The overall purpose of the course is to analyse the concept of eHealth based on its interdisciplinary nature. The goal is for students to be able to integrate knowledge from the different parts of the course and critically appraise existing eHealth applications. Through joint teaching between faculties, the course also creates a foundation for interprofessional learning.

After completing the course, students are expected to be able to

  • describe the healthcare system with respect to work procedures, structure, management, and development over time
  • explain the concept of eHealth from different points of view
  • explain how the individual, organisation, and society can contribute to the development of eHealth
  • describe how eHealth can influence health together with quality, attitudes, and work procedures within health and social care
  • reflect upon their role in an interdisciplinary work group.

Course content

  • The concept of health and factors influencing health for individuals, groups, and society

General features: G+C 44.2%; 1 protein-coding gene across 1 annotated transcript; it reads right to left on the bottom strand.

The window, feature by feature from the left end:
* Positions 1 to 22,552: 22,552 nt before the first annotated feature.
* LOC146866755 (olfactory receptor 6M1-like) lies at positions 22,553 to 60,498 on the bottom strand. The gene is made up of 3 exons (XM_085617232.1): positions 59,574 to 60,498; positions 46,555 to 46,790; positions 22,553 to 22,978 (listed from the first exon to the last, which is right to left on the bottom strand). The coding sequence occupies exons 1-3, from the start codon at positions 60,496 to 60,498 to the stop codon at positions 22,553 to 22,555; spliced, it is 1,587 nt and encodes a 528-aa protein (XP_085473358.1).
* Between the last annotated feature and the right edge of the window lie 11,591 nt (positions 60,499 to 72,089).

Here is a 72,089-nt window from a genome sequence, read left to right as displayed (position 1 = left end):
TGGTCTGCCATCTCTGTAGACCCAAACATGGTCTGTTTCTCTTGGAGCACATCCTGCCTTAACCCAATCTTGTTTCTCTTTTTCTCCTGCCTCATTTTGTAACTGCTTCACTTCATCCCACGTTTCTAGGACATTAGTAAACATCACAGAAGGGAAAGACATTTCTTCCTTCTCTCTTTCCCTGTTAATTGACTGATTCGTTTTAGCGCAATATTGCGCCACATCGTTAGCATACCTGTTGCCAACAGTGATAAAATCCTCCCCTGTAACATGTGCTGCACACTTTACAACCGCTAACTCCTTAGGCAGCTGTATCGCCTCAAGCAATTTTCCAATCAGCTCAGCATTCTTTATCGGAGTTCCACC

• Healthcare actors: management and organisation, obligations and responsibilities, processes and interaction, development over time
  • Primary aims, benefits, costs, visions, and driving forces of eHealth
  • Perspectives on eHealth: definitions and extensions, technological possibilities and limitations, infrastructure and applications, visions and challenges
  • eHealth state of the art: electronic health interventions, applications, and enabling technologies such as image analysis, robotics, machine learning, and sensor systems
  • Technological constraints for eHealth, their capacity and limitations
  • Standardisation for interoperability, national service platforms and contracts
  • Implementation and change in work procedures, professions, and leadership
  • Ethical and legal aspects of medical information processing